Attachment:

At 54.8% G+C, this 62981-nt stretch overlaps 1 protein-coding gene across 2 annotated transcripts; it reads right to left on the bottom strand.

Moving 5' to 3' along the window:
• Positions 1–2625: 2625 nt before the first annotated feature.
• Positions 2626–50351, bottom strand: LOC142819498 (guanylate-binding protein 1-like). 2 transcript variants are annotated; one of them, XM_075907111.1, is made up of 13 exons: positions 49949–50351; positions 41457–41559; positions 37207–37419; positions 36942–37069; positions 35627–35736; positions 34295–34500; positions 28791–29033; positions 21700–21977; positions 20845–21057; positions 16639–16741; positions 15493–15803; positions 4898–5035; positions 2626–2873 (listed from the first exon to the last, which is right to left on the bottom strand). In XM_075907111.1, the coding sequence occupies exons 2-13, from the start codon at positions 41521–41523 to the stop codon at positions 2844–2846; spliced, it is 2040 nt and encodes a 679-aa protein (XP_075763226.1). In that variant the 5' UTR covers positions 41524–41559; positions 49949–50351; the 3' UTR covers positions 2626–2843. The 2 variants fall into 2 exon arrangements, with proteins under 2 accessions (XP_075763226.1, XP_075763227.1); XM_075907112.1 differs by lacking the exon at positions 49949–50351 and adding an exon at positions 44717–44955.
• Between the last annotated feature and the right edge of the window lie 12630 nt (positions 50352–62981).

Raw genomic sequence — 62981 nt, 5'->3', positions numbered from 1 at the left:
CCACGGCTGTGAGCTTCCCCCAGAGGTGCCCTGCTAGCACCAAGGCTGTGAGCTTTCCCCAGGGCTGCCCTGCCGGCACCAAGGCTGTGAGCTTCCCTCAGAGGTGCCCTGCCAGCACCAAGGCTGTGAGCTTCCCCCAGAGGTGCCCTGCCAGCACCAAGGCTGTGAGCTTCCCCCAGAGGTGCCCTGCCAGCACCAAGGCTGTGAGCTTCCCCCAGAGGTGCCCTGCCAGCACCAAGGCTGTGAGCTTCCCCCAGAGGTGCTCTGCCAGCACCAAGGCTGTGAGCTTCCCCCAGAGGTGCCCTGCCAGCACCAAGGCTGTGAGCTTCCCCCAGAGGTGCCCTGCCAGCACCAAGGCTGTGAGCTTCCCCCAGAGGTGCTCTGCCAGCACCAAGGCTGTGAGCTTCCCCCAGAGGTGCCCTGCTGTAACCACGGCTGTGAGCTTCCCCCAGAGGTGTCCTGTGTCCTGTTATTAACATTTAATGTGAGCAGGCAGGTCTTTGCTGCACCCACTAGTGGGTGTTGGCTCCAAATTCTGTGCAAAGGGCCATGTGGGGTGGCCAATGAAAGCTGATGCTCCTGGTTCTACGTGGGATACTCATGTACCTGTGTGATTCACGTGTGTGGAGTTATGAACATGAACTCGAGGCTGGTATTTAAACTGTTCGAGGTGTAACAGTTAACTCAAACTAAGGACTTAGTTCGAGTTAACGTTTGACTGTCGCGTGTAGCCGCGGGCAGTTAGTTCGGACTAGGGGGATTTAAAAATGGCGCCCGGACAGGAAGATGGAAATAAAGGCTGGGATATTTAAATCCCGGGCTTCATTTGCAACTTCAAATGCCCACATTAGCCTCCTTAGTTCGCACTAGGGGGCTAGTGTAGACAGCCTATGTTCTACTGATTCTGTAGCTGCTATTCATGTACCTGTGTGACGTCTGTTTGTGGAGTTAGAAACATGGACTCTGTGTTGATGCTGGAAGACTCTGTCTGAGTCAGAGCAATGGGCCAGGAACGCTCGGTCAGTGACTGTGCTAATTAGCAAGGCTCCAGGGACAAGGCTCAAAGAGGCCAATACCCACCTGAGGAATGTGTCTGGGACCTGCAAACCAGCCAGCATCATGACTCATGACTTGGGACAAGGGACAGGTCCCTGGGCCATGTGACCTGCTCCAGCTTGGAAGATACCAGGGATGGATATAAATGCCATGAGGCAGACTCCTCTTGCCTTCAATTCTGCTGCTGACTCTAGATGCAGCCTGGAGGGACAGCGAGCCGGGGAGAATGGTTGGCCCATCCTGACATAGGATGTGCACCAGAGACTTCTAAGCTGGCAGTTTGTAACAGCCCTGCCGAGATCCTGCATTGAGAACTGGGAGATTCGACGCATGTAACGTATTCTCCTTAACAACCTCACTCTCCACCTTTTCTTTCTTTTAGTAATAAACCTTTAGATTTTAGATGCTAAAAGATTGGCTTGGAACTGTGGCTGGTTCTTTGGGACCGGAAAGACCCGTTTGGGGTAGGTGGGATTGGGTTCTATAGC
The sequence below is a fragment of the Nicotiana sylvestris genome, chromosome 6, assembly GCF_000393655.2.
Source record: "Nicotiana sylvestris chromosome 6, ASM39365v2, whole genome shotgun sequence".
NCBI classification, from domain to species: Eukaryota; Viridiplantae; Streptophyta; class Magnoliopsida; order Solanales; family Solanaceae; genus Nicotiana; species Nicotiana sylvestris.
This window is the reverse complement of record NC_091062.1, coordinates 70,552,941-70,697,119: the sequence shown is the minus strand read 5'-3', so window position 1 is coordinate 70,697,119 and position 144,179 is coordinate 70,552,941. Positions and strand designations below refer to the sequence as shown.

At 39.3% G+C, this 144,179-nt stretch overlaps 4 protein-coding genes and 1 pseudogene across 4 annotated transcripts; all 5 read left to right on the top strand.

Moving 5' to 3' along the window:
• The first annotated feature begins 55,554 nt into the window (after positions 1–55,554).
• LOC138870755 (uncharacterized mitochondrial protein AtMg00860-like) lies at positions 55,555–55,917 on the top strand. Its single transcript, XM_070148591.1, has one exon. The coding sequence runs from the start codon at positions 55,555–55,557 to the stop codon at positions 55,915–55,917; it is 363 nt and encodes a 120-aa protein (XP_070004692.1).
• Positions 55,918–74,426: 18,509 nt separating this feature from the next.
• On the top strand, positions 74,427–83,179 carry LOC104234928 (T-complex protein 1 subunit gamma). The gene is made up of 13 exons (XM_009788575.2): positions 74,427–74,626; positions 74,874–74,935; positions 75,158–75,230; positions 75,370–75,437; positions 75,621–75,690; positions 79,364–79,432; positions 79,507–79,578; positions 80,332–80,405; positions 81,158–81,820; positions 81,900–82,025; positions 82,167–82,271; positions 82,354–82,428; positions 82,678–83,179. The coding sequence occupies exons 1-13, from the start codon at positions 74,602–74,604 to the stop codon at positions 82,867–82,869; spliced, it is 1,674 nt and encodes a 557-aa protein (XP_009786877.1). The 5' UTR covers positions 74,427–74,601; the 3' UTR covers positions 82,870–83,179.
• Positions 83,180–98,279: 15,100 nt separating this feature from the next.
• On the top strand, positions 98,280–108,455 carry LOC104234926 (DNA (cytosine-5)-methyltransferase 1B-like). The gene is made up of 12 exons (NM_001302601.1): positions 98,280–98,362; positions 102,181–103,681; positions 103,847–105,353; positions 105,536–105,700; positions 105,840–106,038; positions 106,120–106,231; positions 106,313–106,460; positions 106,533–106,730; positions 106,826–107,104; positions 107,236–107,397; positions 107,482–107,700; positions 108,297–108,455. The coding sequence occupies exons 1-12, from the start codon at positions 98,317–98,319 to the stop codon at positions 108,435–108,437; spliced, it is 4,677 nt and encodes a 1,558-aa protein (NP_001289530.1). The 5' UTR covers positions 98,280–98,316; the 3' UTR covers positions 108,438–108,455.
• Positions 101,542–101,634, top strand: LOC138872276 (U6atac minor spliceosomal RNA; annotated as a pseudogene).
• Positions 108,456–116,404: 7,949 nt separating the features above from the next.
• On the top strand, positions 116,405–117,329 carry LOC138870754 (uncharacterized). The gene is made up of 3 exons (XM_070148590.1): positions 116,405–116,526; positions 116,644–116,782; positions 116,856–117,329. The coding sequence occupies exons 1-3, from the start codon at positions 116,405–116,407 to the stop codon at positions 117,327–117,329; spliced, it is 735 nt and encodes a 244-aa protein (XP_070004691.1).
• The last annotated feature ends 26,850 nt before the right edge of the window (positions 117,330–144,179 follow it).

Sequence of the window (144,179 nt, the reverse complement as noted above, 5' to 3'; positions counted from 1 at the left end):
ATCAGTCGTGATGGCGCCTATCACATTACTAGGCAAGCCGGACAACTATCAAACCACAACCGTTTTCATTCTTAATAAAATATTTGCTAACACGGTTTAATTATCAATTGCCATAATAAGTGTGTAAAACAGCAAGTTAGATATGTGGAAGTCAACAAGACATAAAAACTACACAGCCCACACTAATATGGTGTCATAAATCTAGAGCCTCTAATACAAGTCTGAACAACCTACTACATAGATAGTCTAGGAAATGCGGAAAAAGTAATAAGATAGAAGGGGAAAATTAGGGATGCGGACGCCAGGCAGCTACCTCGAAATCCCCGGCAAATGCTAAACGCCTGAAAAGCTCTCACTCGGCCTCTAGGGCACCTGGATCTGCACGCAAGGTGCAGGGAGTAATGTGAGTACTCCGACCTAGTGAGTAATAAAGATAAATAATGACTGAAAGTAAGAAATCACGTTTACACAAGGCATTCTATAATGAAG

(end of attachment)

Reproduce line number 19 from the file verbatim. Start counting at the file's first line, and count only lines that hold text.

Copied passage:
• On the top strand, positions 98,280–108,455 carry LOC104234926 (DNA (cytosine-5)-methyltransferase 1B-like). The gene is made up of 12 exons (NM_001302601.1): positions 98,280–98,362; positions 102,181–103,681; positions 103,847–105,353; positions 105,536–105,700; positions 105,840–106,038; positions 106,120–106,231; positions 106,313–106,460; positions 106,533–106,730; positions 106,826–107,104; positions 107,236–107,397; positions 107,482–107,700; positions 108,297–108,455. The coding sequence occupies exons 1-12, from the start codon at positions 98,317–98,319 to the stop codon at positions 108,435–108,437; spliced, it is 4,677 nt and encodes a 1,558-aa protein (NP_001289530.1). The 5' UTR covers positions 98,280–98,316; the 3' UTR covers positions 108,438–108,455.